Thursday, December 31, 2015

Thinking About Thinking


One of the perks of working a monotonous job is the ability to reflect. Not many people have time to dwell inside their mind. Not many people understand the person they claim to be best acquainted with: themself. We take this idea for granted actually, yet many ancient philosophers were definitively convinced that the key to understanding much about life, is to deliberately meditate upon your individual purpose in the cosmic epic, unfolding daily around us. 

Know thyself.

Such a strange concept in a world in which we desperately wish others to know us. We are so focused on attaining a stamp of approval from our peers, and much of the person we've created to  secure this coveted approval, is actually a mere reflection of (what we believe) others wish to see. This caricature is not our true self, at least not all of our self.

This is the vital nature of self-reflection. The essential quality it possesses which makes it as necessary to our soul as food and water are to our physical being. 

I have much time to sit inside this solitary space at the job I work, and some of my best thoughts have come from this space. Some of my boldest desires, and most profound ambitions have been cultivated in the space of quiet, surrounded by the hum of heavy machinery.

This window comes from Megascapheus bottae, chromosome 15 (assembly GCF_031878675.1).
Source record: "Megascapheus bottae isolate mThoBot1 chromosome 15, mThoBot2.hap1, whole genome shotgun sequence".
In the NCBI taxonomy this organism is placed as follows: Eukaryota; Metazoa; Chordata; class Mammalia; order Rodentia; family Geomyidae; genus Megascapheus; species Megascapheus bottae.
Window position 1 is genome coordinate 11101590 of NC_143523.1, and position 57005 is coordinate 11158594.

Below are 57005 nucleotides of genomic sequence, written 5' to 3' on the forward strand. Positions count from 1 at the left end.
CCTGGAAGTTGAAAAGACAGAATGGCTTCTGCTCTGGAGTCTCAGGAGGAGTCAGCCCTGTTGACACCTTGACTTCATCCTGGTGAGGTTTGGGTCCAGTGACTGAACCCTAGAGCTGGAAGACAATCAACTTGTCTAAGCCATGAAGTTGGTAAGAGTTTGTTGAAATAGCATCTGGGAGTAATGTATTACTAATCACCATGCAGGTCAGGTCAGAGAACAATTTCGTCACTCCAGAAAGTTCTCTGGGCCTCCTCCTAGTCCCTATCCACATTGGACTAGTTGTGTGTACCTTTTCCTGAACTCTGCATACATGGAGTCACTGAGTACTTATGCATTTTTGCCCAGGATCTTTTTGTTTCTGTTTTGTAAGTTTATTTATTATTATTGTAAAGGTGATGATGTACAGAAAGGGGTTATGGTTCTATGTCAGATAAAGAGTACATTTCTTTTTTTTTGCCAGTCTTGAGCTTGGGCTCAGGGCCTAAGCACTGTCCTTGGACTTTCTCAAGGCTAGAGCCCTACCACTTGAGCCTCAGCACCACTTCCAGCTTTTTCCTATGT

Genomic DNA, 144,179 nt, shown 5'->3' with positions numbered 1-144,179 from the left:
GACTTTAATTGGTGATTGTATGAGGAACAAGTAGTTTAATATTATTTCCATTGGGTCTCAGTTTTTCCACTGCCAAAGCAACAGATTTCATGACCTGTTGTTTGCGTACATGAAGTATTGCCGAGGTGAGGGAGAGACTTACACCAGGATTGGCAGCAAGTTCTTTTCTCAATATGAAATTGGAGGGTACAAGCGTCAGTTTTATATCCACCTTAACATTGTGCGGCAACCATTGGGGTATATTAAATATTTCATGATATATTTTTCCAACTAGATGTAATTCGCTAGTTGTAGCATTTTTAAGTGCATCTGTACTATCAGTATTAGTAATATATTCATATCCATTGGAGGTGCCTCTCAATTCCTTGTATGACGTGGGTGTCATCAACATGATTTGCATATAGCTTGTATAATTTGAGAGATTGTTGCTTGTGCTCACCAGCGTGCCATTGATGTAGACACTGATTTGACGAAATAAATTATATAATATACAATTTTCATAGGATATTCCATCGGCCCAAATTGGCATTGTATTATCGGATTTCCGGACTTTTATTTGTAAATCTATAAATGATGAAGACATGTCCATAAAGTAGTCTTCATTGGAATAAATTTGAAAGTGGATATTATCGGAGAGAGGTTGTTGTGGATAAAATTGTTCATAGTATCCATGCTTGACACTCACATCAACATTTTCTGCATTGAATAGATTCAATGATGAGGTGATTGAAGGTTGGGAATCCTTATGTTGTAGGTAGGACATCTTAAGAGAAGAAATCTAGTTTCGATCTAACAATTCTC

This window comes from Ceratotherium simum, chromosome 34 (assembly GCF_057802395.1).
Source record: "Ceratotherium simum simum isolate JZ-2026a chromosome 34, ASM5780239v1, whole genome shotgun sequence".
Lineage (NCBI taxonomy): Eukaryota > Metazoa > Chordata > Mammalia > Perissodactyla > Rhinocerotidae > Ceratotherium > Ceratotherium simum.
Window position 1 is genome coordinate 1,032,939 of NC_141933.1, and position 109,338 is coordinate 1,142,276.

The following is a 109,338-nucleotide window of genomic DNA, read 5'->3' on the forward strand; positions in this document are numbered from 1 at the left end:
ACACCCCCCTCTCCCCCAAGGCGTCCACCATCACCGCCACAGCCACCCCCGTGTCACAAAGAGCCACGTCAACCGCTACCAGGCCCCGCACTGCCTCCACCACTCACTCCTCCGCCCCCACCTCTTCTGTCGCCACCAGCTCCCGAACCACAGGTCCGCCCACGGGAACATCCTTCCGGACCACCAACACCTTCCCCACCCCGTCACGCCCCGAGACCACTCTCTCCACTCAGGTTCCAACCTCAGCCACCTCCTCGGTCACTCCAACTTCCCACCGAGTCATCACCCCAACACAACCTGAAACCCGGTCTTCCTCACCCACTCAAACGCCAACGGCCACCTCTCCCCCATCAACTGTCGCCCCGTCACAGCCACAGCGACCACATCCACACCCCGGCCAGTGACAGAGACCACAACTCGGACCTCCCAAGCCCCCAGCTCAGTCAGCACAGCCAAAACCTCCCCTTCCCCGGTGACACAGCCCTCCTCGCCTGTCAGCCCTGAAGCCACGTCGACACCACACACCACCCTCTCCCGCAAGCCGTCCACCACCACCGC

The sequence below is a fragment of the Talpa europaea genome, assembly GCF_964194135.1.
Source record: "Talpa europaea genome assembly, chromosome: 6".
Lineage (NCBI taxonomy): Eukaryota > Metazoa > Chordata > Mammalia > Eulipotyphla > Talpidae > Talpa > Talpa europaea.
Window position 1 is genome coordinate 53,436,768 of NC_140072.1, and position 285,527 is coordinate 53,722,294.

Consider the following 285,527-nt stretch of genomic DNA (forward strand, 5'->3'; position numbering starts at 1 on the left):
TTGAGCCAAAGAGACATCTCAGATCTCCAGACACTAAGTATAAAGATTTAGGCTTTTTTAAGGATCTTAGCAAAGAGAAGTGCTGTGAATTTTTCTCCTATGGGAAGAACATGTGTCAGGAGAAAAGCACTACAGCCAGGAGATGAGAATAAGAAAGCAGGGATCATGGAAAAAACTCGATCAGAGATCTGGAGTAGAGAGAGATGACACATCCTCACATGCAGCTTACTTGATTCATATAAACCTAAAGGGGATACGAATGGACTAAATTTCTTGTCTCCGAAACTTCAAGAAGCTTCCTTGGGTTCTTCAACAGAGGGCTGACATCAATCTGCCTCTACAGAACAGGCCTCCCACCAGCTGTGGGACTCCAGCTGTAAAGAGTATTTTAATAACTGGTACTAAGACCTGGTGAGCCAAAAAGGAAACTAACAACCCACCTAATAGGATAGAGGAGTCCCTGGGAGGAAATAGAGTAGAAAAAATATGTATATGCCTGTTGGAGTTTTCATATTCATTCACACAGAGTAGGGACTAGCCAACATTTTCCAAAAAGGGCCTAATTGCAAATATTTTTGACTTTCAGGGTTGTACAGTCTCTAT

I am convinced that we are a generation abandoned. Many will blame our parents for abandoning us. Some will blame society, politicians or economic theories. Some will blame generations past. 

It's simple to find people to carry the burden of blame for us, far easier than owning up to the fact that the single greatest abandonment has been the abandonment of our souls. 

We've traded a rich life of understanding for shallow commodities and comforts. We accept other thoughts unquestioningly, instead of scrutinizing and creating our own. 

We are afraid to know the true person within because our beauty is terrifying and our ugliness must be faced. It's a great paradox really. The fact that we have such difficulty accepting our true beauty, yet think that we are so highly of ourselves that we render ourselves unable to examine the darker parts of our souls.

Yet, if we are to fully heal, it is to this place we must return. To denounce our abandonment and accept our responsibility to fully know our self. Our purpose. Our duty. We must know why we exist and strive to live accordingly instead of squandering the precious moments we've been given.

This is why we must meditate.

This is why we must reclaim that quiet place inside our mind.

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